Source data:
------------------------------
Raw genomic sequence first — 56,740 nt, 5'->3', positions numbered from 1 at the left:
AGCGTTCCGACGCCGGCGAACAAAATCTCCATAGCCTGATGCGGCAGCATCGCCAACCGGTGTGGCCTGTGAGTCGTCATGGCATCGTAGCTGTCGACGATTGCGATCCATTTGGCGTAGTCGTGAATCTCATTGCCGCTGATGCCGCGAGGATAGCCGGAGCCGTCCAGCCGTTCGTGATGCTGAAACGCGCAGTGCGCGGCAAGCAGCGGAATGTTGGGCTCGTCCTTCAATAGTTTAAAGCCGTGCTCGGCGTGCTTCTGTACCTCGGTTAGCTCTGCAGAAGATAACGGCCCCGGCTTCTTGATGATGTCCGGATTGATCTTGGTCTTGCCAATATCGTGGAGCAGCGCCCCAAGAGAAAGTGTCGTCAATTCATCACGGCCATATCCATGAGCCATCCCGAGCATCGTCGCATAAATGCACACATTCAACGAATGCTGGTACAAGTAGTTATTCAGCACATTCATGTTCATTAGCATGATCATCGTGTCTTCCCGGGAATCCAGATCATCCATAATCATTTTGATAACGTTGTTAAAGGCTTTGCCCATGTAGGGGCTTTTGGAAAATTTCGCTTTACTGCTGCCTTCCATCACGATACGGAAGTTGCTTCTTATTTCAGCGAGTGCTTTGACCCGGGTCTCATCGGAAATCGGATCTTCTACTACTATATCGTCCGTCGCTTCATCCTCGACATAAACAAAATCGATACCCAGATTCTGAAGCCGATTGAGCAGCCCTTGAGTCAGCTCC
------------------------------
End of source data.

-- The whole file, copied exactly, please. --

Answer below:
Raw genomic sequence first — 56,740 nt, 5'->3', positions numbered from 1 at the left:
AGCGTTCCGACGCCGGCGAACAAAATCTCCATAGCCTGATGCGGCAGCATCGCCAACCGGTGTGGCCTGTGAGTCGTCATGGCATCGTAGCTGTCGACGATTGCGATCCATTTGGCGTAGTCGTGAATCTCATTGCCGCTGATGCCGCGAGGATAGCCGGAGCCGTCCAGCCGTTCGTGATGCTGAAACGCGCAGTGCGCGGCAAGCAGCGGAATGTTGGGCTCGTCCTTCAATAGTTTAAAGCCGTGCTCGGCGTGCTTCTGTACCTCGGTTAGCTCTGCAGAAGATAACGGCCCCGGCTTCTTGATGATGTCCGGATTGATCTTGGTCTTGCCAATATCGTGGAGCAGCGCCCCAAGAGAAAGTGTCGTCAATTCATCACGGCCATATCCATGAGCCATCCCGAGCATCGTCGCATAAATGCACACATTCAACGAATGCTGGTACAAGTAGTTATTCAGCACATTCATGTTCATTAGCATGATCATCGTGTCTTCCCGGGAATCCAGATCATCCATAATCATTTTGATAACGTTGTTAAAGGCTTTGCCCATGTAGGGGCTTTTGGAAAATTTCGCTTTACTGCTGCCTTCCATCACGATACGGAAGTTGCTTCTTATTTCAGCGAGTGCTTTGACCCGGGTCTCATCGGAAATCGGATCTTCTACTACTATATCGTCCGTCGCTTCATCCTCGACATAAACAAAATCGATACCCAGATTCTGAAGCCGATTGAGCAGCCCTTGAGTCAGCTCC